Full disclosure: In confronting the weighty task of choosing the Jew who is most influential in the world, a four-member Jerusalem Post committee reluctantly named in first place Israel’s prime minister, “King Bibi” – as Time magazine crowned him on a recent striking cover.
Reluctant not because it isn’t well deserved, but rather because we had hoped to surprise readers, stun them with a figure whose “ability to fashion the face of the future” blew them out of the water.
But there is no contest. No other Jew can lead us down a path of war or peace – not even No. 2 on our list, Jack Lew, US President Barack Obama’s chief of staff – and is listened to more intently by world leaders, or has the potential to shape the Jewish world’s and the Jewish state’s future more than Prime Minister Binyamin Netanyahu.
In a time when tyrants and regimes are falling and revolution is in the air, the Middle East’s only democracy is thriving economically under the steadfast leadership of Netanyahu, 62, whose political savvy helped him consolidate his power this month when he created the first-ever unity government during peacetime in Israel’s history, solidifying a whopping 94- seat coalition. Given his Knesset maneuvering, pundits argue that Netanyahu easily has the parliamentary support to order a strike on Iran or make peace with the Palestinians.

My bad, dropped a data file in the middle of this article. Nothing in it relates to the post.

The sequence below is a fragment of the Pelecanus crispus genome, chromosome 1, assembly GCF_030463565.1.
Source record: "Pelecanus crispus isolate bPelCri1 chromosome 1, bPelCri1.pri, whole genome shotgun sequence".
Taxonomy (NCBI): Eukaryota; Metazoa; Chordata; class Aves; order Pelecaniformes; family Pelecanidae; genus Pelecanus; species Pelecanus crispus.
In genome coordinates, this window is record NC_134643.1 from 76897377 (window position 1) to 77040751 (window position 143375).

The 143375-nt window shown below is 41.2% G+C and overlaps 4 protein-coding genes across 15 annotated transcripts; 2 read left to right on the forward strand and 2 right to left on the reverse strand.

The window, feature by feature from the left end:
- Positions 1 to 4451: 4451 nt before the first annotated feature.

After much brainstorming and consulting with editors, reporters and readers on Jpost.com to create our list of the top 50 most influential Jews, we reached the conclusion that our prime minister is not merely a powerful Jew; he is one of the most powerful players on the world’s stage, a voice for peace, tolerance and security.
In sounding the alarm before the US Congress and the UN on Iran’s nuclear weapons program and uranium enrichment facility in an underground facility near Qom, and successfully lobbying for US- and European- supported sanctions against Iranian banks, oil, trade and technology, Netanyahu has convinced the international community that if the Islamic Republic should successfully develop a nuclear weapon, it would not just pose a threat to Israel, which it has threatened to wipe off the map, but to the entire Western world.
In his impassioned speech at the American Israel Political Affairs Committee Policy Conference in March, Netanyahu showed himself to be a true defender of the Jewish people (“I will never gamble with the security of the State of Israel,” he said), a guardian of global security and a strong believer in democracy.
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“From the beginning, the Ayatollah regime has broken every international rule and flouted every norm,” he told the crowd of 13,000.
“It has seized embassies, targeted diplomats. It sends its own children through minefields; it hangs gays and stones women; it supports Assad’s brutal slaughter of the Syrian people; it is the world’s foremost sponsor of terrorism.”